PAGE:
Oats: fertilisers and plant nutrition

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  • Phosphorous (P) is important for oat production. Addition of P fertiliser can increase both hay and grain yield, depending on the soil test P. The optimum P requirement for hay and grain appear to be different. Oat varieties may differ in their P requirements.

Phosphorus is a major nutrient for improved oaten hay and grain production. Phosphorus is a vital component of adenosine triphosphate (ATP), the 'energy unit' of plants. ATP forms during photosynthesis and is used form the beginning of seedling growth through to the formation of grain and maturity. Deficiencies result in slow growth, decreased hay and grain yields, inferior quality and subsequently lost income.

It is suggested that P can be applied at crop establishment since an adequate supply is critical for rapid development. Phosphorus is needed during early growth for plant root development and elongation, so P fertilisers are drilled with the seed during sowing. An economic response is unlikely if the application is delayed for more than 10 days after sowing.

The oat crop response to P will be influenced by the level of Colwell P and the ability of the soil to retain P (phosphorous retention index - PRI). On low P fixing soils (PRI <2 millilitres per gram (mL/g), reactive Fe < 280mg/kg, phosphorous buffering index (PBI) <15), P is held very loosely, making it more available to plant roots and potentially reducing the amount of P required for maximum economic yield. On medium and high P fixing soils (PRI 2-15 and >15mL/g, reactive Fe 280-1000mg/kg and >1000mg/kg, respectively) P is held more tightly with a lesser amount available to plant roots. A better response to applied P is expected where soil Colwell tests are low. Soil testing is, therefore required before deciding what rate of P to apply.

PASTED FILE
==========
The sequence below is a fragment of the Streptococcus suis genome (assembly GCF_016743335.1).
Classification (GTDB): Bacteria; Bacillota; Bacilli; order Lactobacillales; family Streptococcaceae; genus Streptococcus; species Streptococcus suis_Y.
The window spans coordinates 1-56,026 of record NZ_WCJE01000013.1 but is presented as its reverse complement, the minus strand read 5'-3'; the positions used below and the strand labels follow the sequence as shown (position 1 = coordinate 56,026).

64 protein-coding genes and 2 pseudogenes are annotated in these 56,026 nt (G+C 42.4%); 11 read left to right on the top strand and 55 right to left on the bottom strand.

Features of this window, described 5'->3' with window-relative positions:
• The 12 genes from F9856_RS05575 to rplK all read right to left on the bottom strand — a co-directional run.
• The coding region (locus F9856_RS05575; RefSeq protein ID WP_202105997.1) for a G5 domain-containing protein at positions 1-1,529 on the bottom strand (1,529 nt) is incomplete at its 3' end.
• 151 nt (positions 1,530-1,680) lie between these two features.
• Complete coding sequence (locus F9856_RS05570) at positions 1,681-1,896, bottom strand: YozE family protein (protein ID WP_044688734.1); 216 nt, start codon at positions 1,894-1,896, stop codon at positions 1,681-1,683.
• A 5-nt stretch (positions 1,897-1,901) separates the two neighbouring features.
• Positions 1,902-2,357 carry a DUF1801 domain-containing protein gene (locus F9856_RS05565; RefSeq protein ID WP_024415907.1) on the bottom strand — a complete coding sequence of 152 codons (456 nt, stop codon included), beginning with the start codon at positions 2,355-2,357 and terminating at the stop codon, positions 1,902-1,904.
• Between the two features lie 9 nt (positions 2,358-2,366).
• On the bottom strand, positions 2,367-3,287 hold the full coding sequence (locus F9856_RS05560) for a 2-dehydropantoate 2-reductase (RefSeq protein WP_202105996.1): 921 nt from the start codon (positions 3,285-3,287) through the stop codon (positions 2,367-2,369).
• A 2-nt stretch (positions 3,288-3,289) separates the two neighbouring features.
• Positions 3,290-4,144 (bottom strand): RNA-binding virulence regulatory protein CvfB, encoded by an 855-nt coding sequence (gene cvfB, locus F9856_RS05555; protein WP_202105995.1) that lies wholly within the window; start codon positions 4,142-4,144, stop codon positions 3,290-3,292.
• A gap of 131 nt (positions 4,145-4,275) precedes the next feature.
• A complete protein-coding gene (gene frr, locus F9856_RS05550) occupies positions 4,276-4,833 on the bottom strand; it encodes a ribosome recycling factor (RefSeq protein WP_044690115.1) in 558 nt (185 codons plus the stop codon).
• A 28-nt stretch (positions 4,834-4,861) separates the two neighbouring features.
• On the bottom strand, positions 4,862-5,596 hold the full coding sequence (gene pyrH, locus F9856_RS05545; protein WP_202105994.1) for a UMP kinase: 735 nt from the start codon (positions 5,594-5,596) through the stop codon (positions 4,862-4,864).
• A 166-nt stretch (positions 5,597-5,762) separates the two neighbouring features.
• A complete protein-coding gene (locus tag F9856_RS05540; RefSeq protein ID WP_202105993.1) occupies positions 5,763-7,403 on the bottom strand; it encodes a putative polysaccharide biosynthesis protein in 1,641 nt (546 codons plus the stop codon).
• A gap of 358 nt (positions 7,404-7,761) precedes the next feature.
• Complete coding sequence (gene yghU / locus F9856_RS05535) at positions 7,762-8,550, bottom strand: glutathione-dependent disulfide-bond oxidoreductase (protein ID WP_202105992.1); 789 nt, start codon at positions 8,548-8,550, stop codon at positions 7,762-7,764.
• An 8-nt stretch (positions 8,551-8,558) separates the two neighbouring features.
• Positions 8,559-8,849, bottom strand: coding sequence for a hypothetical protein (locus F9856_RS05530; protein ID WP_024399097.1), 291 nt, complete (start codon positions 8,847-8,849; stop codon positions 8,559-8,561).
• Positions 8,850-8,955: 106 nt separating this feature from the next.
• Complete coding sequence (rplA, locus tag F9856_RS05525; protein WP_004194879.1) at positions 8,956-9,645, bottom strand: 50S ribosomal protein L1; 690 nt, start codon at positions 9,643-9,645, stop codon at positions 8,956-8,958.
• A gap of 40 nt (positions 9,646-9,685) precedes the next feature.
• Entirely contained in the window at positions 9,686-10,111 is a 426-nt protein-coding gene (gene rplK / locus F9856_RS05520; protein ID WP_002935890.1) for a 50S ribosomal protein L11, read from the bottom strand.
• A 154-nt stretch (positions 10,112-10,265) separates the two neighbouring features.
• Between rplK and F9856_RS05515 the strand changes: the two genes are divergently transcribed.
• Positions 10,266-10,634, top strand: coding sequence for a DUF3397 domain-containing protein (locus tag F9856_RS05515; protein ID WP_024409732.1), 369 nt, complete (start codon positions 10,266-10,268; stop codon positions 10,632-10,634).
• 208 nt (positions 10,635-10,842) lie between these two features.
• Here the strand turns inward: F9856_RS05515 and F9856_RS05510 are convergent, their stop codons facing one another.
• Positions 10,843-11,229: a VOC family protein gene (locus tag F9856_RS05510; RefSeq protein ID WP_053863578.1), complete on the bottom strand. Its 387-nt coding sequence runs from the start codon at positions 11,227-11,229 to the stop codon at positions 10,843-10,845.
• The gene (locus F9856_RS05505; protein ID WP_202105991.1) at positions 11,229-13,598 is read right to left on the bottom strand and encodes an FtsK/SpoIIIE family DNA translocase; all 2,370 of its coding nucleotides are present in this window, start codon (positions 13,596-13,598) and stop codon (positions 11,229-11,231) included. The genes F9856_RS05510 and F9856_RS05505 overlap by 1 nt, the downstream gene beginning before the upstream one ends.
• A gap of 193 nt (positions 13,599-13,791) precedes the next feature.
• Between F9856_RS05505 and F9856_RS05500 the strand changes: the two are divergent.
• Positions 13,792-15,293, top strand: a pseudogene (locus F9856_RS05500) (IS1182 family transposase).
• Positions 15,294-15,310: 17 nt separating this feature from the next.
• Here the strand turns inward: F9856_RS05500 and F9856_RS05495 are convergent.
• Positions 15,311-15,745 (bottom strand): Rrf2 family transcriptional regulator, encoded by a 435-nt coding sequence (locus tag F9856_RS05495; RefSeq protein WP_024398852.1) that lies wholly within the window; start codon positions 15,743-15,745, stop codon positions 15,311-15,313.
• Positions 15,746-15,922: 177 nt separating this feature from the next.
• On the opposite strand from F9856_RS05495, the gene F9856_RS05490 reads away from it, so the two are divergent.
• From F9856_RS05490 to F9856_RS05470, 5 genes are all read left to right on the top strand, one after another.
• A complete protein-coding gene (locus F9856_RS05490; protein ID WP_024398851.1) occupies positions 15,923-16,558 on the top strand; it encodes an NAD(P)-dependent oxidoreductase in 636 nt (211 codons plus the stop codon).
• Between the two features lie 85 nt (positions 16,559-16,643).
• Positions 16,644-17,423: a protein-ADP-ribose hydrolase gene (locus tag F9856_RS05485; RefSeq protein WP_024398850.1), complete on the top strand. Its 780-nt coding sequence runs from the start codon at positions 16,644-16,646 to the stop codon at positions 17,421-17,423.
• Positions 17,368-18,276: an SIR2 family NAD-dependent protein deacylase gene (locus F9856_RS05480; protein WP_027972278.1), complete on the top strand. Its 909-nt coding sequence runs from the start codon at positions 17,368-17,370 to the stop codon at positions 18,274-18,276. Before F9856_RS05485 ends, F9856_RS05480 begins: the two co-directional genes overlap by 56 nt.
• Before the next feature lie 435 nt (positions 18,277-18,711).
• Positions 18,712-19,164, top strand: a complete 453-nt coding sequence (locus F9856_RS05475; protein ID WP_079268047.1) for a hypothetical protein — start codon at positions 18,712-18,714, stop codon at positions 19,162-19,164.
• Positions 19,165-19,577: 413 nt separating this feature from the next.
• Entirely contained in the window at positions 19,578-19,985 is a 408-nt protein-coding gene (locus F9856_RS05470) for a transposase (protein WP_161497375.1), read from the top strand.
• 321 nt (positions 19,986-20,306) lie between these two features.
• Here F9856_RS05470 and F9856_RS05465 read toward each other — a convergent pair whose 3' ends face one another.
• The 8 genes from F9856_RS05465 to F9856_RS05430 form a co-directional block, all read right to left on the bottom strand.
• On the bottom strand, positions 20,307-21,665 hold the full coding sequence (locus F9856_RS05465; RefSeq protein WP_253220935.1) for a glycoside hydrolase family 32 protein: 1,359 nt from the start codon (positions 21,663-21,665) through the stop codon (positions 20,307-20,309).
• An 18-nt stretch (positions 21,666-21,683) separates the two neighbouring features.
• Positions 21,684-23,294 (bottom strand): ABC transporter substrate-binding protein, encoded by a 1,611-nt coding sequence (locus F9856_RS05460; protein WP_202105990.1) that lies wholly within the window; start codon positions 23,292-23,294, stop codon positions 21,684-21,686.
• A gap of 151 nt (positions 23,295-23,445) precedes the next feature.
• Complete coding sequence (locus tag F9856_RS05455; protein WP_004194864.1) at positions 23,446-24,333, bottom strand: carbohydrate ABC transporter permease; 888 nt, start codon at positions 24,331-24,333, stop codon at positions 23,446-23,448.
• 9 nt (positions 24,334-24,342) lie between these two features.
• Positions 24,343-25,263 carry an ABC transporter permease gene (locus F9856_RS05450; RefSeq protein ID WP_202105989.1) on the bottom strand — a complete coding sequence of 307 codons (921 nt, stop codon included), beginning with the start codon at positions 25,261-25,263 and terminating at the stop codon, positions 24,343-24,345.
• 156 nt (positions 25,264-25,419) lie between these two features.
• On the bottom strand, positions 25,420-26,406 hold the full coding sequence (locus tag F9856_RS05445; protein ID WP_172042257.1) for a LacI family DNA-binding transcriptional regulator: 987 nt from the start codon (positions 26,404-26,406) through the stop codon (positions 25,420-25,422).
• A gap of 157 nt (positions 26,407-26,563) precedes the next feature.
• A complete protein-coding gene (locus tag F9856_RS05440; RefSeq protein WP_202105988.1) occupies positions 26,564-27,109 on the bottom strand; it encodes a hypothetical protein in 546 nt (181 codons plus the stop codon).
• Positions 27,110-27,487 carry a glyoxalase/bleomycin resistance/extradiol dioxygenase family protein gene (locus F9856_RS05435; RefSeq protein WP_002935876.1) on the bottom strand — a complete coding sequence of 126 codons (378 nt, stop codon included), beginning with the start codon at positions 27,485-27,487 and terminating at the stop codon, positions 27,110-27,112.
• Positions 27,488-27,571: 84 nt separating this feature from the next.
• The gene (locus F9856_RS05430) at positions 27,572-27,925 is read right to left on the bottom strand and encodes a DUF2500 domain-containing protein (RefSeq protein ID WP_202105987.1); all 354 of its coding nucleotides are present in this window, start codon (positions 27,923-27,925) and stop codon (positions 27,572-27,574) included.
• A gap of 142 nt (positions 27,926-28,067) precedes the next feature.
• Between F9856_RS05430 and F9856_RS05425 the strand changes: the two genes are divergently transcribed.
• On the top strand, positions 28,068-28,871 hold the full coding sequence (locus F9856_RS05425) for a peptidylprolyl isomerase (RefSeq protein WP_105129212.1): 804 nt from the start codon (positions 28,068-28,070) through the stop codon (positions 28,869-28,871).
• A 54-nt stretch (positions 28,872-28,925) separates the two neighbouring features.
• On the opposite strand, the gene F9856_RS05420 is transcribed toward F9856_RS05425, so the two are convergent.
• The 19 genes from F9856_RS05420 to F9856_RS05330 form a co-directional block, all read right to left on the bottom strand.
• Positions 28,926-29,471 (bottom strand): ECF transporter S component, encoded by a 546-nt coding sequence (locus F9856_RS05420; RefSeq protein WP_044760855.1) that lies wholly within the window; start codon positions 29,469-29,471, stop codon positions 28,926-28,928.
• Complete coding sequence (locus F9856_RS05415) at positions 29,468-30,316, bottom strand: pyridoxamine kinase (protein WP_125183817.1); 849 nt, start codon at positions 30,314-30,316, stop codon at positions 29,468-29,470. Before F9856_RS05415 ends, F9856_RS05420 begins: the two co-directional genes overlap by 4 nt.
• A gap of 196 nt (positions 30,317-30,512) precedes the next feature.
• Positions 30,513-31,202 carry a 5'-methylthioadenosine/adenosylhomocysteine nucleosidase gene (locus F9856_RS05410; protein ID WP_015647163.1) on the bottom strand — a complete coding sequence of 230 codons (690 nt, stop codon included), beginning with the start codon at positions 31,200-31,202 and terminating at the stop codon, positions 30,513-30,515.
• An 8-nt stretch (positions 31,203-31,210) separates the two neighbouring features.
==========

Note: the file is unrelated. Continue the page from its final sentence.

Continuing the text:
P deficiency symptoms

Phosphorus deficiency results in poor seedling establishment and root development. The deficiency symptoms usually only occur if the deficiency is severe and are more noticeable in young plants as they have a greater relative demand for P than more mature plants. The tips of the old leaves become dark orange-yellow and this colour moves towards the base, usually along the leaf edges. The affected leaves often have green bases, orange-yellow mid-sections and bright red or purple tips and the edges of the leaves are rolled inwards. In severe deficiency, affected areas die and turn red and purple.

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